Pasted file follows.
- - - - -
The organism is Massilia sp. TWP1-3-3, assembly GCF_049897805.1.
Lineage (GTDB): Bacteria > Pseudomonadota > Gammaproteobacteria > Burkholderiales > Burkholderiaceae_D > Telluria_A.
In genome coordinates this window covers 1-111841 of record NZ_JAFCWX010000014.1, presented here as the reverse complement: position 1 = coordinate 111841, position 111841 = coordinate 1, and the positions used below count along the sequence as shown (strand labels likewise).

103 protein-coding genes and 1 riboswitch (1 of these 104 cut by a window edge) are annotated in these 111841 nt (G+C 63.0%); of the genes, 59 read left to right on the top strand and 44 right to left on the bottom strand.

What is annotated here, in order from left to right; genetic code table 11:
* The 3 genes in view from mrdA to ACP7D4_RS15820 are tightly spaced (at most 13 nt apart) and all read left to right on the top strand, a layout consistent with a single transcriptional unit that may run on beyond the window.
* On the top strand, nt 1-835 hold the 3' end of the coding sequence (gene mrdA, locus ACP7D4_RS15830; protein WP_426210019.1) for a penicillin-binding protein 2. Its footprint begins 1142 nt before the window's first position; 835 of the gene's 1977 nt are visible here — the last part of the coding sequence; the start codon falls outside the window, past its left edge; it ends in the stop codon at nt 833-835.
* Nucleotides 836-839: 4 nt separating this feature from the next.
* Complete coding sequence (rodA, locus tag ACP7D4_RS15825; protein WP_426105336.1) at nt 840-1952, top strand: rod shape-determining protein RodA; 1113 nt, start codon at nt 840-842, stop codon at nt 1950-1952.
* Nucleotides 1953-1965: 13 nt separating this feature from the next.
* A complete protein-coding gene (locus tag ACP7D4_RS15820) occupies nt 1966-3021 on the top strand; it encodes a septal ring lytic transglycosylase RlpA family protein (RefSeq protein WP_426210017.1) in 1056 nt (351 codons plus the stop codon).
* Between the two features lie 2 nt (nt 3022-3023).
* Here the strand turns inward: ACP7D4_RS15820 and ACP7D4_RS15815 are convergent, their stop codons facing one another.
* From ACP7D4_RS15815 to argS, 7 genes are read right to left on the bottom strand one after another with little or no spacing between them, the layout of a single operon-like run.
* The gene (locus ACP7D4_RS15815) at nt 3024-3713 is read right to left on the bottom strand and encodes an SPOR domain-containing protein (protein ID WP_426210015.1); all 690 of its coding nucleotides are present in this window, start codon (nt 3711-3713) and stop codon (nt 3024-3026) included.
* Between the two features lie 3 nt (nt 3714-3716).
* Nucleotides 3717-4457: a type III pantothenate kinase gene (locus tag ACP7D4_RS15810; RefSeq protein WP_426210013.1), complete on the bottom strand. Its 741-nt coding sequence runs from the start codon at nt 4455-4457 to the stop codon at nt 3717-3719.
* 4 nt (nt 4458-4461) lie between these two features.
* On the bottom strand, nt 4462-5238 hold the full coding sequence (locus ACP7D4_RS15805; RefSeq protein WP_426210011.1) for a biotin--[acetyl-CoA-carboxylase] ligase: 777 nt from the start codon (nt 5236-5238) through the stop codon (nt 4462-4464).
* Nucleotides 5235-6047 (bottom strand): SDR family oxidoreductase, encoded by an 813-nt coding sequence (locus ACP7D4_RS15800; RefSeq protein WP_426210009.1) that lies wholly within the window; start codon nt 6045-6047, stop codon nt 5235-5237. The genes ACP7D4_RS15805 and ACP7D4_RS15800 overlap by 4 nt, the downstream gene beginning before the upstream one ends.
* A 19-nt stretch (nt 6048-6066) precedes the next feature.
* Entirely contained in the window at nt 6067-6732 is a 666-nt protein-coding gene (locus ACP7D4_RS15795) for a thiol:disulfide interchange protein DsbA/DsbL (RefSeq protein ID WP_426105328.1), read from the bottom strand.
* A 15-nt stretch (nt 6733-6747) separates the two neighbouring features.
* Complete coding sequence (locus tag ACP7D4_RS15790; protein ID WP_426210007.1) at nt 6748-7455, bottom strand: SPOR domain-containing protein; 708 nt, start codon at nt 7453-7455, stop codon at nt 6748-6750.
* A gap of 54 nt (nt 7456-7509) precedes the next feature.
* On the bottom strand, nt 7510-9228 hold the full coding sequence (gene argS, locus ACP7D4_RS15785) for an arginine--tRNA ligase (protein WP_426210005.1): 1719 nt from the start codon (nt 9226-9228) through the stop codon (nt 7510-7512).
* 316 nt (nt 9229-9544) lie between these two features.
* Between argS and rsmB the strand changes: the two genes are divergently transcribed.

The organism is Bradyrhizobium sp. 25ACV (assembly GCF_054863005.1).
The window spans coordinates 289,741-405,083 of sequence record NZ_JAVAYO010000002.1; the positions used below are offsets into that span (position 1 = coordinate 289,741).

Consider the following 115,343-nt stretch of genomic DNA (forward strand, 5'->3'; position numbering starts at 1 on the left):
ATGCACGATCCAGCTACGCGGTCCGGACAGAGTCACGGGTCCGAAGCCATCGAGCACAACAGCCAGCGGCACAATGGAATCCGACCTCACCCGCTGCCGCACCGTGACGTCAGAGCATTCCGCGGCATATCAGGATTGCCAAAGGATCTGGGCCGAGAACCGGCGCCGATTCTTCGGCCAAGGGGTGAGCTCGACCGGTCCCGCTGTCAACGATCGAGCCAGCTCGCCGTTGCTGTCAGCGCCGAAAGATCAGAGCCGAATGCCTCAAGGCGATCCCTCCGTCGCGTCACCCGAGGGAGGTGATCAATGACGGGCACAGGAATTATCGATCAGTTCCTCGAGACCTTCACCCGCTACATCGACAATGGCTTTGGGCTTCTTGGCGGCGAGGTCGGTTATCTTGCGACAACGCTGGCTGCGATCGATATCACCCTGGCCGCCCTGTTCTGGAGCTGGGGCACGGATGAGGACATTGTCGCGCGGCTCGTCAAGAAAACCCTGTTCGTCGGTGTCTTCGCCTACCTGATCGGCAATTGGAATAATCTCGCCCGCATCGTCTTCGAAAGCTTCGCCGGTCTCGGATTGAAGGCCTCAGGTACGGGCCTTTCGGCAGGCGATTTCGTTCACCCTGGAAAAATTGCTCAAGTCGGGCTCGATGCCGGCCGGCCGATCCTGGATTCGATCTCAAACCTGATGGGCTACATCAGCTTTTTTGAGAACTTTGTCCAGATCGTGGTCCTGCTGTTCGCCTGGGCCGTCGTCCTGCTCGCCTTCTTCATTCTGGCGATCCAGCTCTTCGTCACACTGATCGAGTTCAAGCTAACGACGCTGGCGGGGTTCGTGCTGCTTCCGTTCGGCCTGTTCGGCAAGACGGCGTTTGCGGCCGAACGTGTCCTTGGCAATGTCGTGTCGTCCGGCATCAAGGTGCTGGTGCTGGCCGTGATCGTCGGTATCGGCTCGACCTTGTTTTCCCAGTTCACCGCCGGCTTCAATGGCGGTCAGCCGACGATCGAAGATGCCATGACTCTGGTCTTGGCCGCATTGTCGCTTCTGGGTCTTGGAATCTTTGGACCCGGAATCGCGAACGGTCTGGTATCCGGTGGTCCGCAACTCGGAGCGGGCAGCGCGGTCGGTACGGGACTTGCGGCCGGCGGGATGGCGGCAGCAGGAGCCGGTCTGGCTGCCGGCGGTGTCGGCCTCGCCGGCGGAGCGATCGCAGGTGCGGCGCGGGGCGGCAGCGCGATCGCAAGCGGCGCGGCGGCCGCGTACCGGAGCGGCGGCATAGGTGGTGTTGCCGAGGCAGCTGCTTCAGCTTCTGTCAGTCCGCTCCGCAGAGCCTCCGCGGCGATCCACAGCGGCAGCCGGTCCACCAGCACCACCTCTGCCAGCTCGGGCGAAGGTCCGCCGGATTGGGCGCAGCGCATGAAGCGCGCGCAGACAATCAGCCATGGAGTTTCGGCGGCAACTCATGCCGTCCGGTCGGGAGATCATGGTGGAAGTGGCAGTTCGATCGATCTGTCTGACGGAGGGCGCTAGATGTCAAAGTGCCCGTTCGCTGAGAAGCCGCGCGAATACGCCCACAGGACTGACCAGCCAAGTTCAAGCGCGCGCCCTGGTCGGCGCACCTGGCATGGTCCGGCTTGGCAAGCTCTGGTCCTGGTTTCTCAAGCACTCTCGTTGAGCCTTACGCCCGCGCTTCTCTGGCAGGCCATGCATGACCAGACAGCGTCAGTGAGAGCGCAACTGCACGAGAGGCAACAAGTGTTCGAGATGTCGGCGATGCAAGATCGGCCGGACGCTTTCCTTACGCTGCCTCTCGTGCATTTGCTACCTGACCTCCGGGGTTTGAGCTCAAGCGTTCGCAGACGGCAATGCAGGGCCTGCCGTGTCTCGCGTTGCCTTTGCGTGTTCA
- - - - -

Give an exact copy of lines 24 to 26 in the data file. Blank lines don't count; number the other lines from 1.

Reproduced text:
* Complete coding sequence (locus tag ACP7D4_RS15790; protein ID WP_426210007.1) at nt 6748-7455, bottom strand: SPOR domain-containing protein; 708 nt, start codon at nt 7453-7455, stop codon at nt 6748-6750.
* A gap of 54 nt (nt 7456-7509) precedes the next feature.
* On the bottom strand, nt 7510-9228 hold the full coding sequence (gene argS, locus ACP7D4_RS15785) for an arginine--tRNA ligase (protein WP_426210005.1): 1719 nt from the start codon (nt 9226-9228) through the stop codon (nt 7510-7512).